In addition to their strong cash flow positions, the likes of Apple and Amazon each have the added benefit of a multi-billion device base. That is to say, Apple is home to 1.4 billion device owners – whether that’s in the form of iPhones, iPads, iPods, or its Mac desktop range.

This means that the firm has a ready-made audience that could be persuaded to make use of its music streaming services. Then you have Amazon – which has its speakers and smart devices in millions of homes around the world. All in all, while Spotify sits comfortably at the top of the music streaming tree – it has substantial competition on its hands.

Podcast Domination

Spotify has made its intentions clear that it aims to offer more than just music streaming services. At the forefront of this is its aggressive exposure to the multi-billion dollar podcasting scene. This includes the recent acquisition of leading YouTube podcast the Joe Rogan Experience – in a deal that was reported to be worth in excess of $100 million.

With that said, this is minute in comparison to some of the other podcast acquisitions the firm has made to date. For example, Spotify spent nearly $419 million buying the rights to podcast network Gimlet, Anchor, and Parcast in 2019, and a further $211-ish million on The Ringer.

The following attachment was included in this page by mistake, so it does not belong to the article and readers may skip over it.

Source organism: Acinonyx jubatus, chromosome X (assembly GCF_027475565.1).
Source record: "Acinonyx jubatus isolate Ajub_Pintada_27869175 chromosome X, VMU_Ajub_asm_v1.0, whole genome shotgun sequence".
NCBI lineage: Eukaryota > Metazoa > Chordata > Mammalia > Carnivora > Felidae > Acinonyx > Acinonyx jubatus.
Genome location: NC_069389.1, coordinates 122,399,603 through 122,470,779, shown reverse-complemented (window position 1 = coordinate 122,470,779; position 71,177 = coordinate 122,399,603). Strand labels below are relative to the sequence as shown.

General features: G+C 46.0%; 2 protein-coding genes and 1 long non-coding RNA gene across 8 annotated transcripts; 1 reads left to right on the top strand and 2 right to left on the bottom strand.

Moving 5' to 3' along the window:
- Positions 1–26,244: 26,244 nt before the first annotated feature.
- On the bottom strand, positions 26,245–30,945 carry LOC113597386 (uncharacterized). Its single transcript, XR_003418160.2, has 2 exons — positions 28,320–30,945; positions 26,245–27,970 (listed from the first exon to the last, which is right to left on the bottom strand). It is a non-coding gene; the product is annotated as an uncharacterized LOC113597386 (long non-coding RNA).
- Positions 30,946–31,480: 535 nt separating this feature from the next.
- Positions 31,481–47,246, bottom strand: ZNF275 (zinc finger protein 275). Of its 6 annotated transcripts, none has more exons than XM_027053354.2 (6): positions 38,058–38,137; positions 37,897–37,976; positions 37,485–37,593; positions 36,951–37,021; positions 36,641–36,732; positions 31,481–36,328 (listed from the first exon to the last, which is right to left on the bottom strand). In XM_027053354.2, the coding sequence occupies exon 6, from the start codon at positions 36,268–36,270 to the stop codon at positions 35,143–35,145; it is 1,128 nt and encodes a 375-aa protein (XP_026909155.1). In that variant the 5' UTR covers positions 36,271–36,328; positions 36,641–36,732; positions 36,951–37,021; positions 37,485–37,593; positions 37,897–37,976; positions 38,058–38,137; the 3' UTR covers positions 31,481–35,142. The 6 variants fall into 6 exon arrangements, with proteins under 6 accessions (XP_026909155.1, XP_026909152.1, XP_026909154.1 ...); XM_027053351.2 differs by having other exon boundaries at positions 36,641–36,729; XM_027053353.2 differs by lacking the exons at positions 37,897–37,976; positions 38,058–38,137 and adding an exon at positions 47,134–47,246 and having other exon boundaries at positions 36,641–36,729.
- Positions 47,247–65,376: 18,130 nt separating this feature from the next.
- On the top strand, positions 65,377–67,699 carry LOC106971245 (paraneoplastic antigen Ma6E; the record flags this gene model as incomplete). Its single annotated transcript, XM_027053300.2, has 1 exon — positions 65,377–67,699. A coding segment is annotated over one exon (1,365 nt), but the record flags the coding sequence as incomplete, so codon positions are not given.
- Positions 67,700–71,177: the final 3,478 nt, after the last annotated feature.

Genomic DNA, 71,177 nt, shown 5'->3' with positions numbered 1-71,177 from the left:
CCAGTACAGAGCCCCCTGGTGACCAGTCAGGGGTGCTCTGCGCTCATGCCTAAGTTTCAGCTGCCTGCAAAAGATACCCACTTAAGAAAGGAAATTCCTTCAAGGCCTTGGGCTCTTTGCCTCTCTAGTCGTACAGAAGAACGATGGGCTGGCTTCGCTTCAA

While these figures might at first glance appear somewhat uncanny, it is important to remember just how many listeners regulatory tune in to popular podcasts. For example, Joe Rogan alone attracts 190 million listeners per month. This translates into significant potential for Spotify in terms of increase subscriptions and marketing revenues.

Spotify Shares Buy or Sell?

Spotify is a young and exciting tech company that arguably – could be worth significantly more in the distant future. In fact, there is every chance that in years to come you will look back in disbelief that you had the possibility to buy Spotify shares when the firm was valued at $49 billion.

Crucially, the application is now home to over 299 million users – with Spotify holding the lion share of the paid-for music streaming scene. On the other hand, Spotify is still reporting mounting losses – so this investment is not free of risk and uncertainty.

On the contrary, there is no guarantee that the firm will continue to dominate the industry – especially when you look at the prowess and financial strength of its main competitors – Apple and Amazon.

The Verdict?

Buying Spotify shares online in the UK is a process that can be completed quickly, safely, and cheaply when using a trusted broker. The platform allows you to do this on a 100% commission-free basis without you needing to pay any ongoing fees.